Wednesday, July 15, 2009

Cultural Exploration 21: School Spirit

My high school ranked very low on the school spirit meter. The size of the visiting crowd at our football games often rivaled the size of the home crowd, and fans responded to cheerleaders with eye-rolling. In fact, my junior year, Ryan convinced the water polo team to paint our chests to say “LOGAN” and construct makeshift toy horses (our mascot was the Colts) that we “rode” around the track during half time. I came from a place where school spirit was a self-aware mockery.

It’s weird to come into places like college in The States and my school here in Apia where much pride and emotion are invested in the outcome of a football game or the performance of a track team. In the rules for the Interchurch Athletics Meet a couple weeks back, it was explicitly stated several times that “Principals are in charge of monitoring their school’s fans and keeping student singing under control.” The idea of raucous, unruly singing seemed like a funny idea, but after several athletics meets, I’m starting to get a better feel.

While USC football gets a ton of fans, student cheering in Samoa seems much more similar to USC basketball games. USC’s (completely un-obnoxious) marching band played at all basketball games, and would often serve as unofficial yell leaders. There were a set of 5 or 6 chants that the marching band kept in rotation and fans would fall in line with whatever started. Each was rhythmic and simple, and most involved a syncopated clap of some kind. There was “De - fense, - Tro - jans - de -fense - ::clap:: ::clap::,” the ubiquitous “Here we go Trojans, here we go ::clap:: ::clap::,” and my favorite, “OOOOOoooooooooooooooooooooooooooooooooooooo.”

From what I can tell, my students cheer in much the same way. There are a bunch of cheers that everyone knows, and everyone just falls into line when someone gets a good one going. That said, their cheers are longer and more song-like. Many are chants, but there are a few that have melodies, most of which were taken from English songs and re-written with Samoan lyrics. At today’s Zone A Athletics Meet, I heard “The Banana Song (Day-O)”, “The Limbo Rock”, and “We Will Rock You”.

When a coordinated chant happens to align with an unforeseen exciting athletic event, chaos can erupt. Should the deejay throw on Kelly Clarkson’s “Piece of Me” at that moment, it seems possible that some students’ heads may explode.

Part of the reason for the heightened restrictions on singing comes from the fact that several fights broke out after high school athletics in 2007. The sport went on complete hiatus in 2008. So things this year feel a little tentative.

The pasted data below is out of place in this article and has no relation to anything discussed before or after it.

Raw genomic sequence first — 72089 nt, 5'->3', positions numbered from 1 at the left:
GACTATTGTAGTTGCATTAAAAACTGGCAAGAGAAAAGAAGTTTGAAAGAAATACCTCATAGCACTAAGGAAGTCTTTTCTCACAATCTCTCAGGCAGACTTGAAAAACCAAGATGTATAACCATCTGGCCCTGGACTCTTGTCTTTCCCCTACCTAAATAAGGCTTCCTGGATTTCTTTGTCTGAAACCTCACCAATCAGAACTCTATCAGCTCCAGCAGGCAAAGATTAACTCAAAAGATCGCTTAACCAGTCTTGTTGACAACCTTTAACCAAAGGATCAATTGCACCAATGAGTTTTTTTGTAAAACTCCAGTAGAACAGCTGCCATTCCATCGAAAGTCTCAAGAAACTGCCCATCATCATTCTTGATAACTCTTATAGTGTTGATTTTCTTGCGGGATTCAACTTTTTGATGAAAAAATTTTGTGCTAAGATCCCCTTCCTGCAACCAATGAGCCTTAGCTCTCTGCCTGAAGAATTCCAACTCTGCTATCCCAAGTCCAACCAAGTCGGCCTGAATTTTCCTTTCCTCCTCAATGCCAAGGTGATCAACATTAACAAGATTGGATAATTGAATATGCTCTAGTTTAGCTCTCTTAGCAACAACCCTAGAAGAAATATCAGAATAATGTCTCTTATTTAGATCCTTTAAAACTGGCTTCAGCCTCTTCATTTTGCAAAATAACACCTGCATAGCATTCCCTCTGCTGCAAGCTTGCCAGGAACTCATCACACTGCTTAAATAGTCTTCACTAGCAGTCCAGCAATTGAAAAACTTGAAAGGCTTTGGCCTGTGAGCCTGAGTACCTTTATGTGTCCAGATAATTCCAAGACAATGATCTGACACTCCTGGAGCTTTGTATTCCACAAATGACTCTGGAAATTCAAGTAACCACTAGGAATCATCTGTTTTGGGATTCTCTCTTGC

Students are also not allowed to wear their uniform more than an hour after school gets out because there have been fights between students of rival schools at the Fugalei Market. Part of it arises out of the unofficial school hierarchy, but a large part is pride, loyalty, and spirit. And ambition, courage, skill, scholarship, and faith… right, Trojans?

That’s all I got. Odds and Ends tomorrow, and then back to regularly scheduled programming. More Cultural Exploration in October.

I hope you’re well. Pictures below.

Blakey wearing her school's uniform.

The grandstands. Click on it for the bigger picture. You can see schools sitting because uniforms make it easy to discern. With everyone concentrated in the same area, it's easy for things to get crazy.

Site, Rita, and Filifili watching intently.

Bird's eye view of students at lunch in different colored uniforms.


Anonymous said...

Hey Matt, we don't know each other but I'm a friend of Paul's in Minnesota. Haven't heard from him in quite a while, can you tell him hello and tell him to write directly or to the StrumMn blog, please? We're wondering how he's doing...

Chris said...

The Samoa insterschool athletics were the biggest school event I had in the 80's. I saw a guy ran 10.42 sec 100M dash barefoot. awesome! Then Ben johnson ran 9.87 in Seoul so Davy's run didn't seem all that anymore, plus he choked at the Champ of Champs meet. The best part were always the cheers.

Anonymous said...

I was here this day as well it was my first time too and I gotta say was totally blown away at how much spirit there was and at how many kids actually turned up athletics day for us always meant a free day to skip school and explore the city

Anonymous said...

Tamaiti aua le pisa
Falogo lelei taliga
Vaai lelei ou mata
Poo ai e saoasaoa.

Le fana ua pa, ua asu
Cheer up, ua tau fai alu
Ali'i Leoleo ua le laloga o latou leo

Avele muamua, Malua fou loga lu (thats you Matt :) ) ae sau le Kolisi tipi uma laua i tua... clap, clap .. po... lol...If you want a translation hit me up @